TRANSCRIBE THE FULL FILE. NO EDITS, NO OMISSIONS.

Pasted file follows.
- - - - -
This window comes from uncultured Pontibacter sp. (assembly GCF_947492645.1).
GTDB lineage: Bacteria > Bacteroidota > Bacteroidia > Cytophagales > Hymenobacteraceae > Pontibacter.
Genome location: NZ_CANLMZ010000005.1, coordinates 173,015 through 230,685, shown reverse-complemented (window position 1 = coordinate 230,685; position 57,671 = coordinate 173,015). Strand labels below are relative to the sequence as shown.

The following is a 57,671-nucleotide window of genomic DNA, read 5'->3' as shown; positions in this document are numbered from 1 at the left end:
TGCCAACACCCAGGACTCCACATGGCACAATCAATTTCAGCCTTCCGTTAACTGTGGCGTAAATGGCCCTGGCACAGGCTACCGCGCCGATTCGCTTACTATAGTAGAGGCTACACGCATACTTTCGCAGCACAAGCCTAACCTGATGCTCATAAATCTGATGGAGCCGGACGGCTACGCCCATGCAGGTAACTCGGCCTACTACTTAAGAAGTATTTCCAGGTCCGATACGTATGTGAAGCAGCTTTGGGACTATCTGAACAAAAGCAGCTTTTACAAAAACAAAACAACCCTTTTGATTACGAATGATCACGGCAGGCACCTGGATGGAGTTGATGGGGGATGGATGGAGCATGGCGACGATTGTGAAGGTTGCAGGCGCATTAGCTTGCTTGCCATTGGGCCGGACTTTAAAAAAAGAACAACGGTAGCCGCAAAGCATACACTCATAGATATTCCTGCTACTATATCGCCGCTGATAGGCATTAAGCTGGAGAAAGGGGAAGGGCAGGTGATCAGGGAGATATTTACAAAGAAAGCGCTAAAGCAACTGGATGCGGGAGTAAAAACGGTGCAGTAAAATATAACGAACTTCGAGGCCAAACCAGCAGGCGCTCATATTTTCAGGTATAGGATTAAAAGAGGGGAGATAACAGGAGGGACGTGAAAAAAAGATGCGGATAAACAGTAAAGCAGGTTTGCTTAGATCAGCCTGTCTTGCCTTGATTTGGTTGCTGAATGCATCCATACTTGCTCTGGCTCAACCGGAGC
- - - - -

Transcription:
This window comes from uncultured Pontibacter sp. (assembly GCF_947492645.1).
GTDB lineage: Bacteria > Bacteroidota > Bacteroidia > Cytophagales > Hymenobacteraceae > Pontibacter.
Genome location: NZ_CANLMZ010000005.1, coordinates 173,015 through 230,685, shown reverse-complemented (window position 1 = coordinate 230,685; position 57,671 = coordinate 173,015). Strand labels below are relative to the sequence as shown.

The following is a 57,671-nucleotide window of genomic DNA, read 5'->3' as shown; positions in this document are numbered from 1 at the left end:
TGCCAACACCCAGGACTCCACATGGCACAATCAATTTCAGCCTTCCGTTAACTGTGGCGTAAATGGCCCTGGCACAGGCTACCGCGCCGATTCGCTTACTATAGTAGAGGCTACACGCATACTTTCGCAGCACAAGCCTAACCTGATGCTCATAAATCTGATGGAGCCGGACGGCTACGCCCATGCAGGTAACTCGGCCTACTACTTAAGAAGTATTTCCAGGTCCGATACGTATGTGAAGCAGCTTTGGGACTATCTGAACAAAAGCAGCTTTTACAAAAACAAAACAACCCTTTTGATTACGAATGATCACGGCAGGCACCTGGATGGAGTTGATGGGGGATGGATGGAGCATGGCGACGATTGTGAAGGTTGCAGGCGCATTAGCTTGCTTGCCATTGGGCCGGACTTTAAAAAAAGAACAACGGTAGCCGCAAAGCATACACTCATAGATATTCCTGCTACTATATCGCCGCTGATAGGCATTAAGCTGGAGAAAGGGGAAGGGCAGGTGATCAGGGAGATATTTACAAAGAAAGCGCTAAAGCAACTGGATGCGGGAGTAAAAACGGTGCAGTAAAATATAACGAACTTCGAGGCCAAACCAGCAGGCGCTCATATTTTCAGGTATAGGATTAAAAGAGGGGAGATAACAGGAGGGACGTGAAAAAAAGATGCGGATAAACAGTAAAGCAGGTTTGCTTAGATCAGCCTGTCTTGCCTTGATTTGGTTGCTGAATGCATCCATACTTGCTCTGGCTCAACCGGAGC